Gwen Lister founded The Namibian newspaper in 1985 and was the first female editor of a southern African newspaper. In that role, she broke many investigations of the wrongs of apartheid in Namibia.
Some of Lister’s reporting landed her in jail without trial, including a 1988 report based on a secret document about planned new police powers. Revealing the plans “at least ensured they were never implemented,” she said.
Lister is a founding member of the International Consortium of Investigative Journalists and now heads the Namibian Media Trust, which trains journalists and promotes media freedom and access to information.
ICIJ reporter Will Fitzgibbon recently spoke with Lister for our monthly Meet the Investigators series, where we highlight the work of our members across the world. You can follow Gwen on Twitter here.
The Namibian was attacked in the early days, especially in response to its reporting on apartheid in the late 1980s and 1990s. What do you remember from that time?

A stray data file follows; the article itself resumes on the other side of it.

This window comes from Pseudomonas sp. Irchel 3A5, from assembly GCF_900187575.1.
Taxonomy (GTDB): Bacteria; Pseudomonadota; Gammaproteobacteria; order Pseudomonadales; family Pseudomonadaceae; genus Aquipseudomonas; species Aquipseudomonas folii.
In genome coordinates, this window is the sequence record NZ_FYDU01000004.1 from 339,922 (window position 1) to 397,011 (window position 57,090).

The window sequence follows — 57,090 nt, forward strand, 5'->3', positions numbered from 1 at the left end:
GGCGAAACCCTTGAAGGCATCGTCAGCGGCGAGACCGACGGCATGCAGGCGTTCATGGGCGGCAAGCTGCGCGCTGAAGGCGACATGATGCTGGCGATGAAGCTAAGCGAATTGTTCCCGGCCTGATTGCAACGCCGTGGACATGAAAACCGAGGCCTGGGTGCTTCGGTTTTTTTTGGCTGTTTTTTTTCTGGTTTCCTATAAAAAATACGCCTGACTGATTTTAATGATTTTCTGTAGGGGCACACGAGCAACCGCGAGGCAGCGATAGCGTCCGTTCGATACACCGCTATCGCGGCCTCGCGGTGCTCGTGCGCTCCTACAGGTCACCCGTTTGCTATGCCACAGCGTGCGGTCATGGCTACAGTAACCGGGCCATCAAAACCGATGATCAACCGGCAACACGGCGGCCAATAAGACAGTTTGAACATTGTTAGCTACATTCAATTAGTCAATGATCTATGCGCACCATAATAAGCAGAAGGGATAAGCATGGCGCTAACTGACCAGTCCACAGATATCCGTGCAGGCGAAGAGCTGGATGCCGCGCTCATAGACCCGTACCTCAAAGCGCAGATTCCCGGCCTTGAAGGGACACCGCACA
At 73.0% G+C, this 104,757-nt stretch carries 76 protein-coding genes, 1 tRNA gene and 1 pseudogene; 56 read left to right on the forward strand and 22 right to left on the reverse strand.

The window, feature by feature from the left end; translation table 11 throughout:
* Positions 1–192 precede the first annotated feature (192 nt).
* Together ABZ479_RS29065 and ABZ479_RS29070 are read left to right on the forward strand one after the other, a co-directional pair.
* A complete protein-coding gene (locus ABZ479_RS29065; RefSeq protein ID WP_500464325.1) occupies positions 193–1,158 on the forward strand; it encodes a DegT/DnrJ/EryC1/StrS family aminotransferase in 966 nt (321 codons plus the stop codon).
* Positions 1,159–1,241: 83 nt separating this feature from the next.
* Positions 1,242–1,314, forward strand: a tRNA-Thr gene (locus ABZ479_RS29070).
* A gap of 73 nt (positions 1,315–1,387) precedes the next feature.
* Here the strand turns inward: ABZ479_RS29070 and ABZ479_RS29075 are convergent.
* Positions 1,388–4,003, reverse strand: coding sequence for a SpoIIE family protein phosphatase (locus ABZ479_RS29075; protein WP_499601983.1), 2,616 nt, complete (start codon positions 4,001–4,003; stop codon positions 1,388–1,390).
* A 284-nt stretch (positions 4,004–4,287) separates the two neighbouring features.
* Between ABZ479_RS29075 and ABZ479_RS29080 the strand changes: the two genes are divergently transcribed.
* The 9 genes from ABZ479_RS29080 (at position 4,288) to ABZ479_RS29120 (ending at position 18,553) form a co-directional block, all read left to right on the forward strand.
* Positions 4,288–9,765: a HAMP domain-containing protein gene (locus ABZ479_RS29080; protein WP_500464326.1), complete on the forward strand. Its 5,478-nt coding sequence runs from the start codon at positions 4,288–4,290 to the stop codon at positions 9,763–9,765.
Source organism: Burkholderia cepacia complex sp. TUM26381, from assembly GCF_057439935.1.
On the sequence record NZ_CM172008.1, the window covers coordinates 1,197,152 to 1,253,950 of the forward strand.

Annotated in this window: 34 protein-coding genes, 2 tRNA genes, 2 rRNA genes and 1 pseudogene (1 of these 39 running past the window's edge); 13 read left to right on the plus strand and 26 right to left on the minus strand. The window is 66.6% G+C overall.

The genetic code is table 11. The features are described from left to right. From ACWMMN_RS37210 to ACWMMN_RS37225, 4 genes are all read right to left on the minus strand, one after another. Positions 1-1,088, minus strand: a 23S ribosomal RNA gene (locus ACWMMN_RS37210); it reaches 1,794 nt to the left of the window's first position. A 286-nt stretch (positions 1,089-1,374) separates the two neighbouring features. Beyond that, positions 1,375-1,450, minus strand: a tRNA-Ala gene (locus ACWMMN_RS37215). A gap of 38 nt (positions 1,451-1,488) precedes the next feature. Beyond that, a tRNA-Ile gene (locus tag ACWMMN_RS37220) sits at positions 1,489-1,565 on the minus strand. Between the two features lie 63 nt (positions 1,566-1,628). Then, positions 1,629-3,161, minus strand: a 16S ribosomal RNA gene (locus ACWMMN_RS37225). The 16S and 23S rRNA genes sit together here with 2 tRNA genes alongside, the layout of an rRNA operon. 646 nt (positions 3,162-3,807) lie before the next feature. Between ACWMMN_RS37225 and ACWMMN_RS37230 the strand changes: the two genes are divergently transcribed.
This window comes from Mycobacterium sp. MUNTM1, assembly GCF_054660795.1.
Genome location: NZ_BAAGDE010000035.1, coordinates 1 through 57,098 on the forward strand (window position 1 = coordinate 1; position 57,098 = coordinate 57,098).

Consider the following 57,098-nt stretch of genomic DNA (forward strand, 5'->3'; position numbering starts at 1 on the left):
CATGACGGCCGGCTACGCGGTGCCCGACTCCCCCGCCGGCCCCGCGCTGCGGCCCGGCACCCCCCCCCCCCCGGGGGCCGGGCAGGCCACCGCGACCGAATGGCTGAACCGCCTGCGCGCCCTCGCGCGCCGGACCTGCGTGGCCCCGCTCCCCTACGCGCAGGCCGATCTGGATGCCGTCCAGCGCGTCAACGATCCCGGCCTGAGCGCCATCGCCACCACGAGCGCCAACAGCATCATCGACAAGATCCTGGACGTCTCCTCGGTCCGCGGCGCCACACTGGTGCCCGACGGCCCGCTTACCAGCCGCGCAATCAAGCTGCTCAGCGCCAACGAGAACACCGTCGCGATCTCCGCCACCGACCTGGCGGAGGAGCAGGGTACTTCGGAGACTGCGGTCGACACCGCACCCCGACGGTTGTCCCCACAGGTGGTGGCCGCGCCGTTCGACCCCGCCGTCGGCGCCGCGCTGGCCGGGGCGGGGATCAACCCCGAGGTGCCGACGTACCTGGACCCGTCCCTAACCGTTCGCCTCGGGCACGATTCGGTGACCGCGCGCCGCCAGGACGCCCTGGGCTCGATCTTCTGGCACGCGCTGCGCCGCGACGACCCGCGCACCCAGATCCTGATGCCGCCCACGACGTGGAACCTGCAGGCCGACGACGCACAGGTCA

The Namibian was attacked on many occasions. Smaller incidents such as shooting at the windows of our offices (we had them replaced with bullet-proof glass); putting teargas in our air-conditioning unit, were frequent. We had two or three major fire bombings, the last of which happened in 1991, after Independence, as a result of a secret report we had published about the strong possibility of a coup attempt on the new government. The perpetrators, who were never caught by police, attacked our offices with phosphorous grenades, and the newsroom burned to the ground.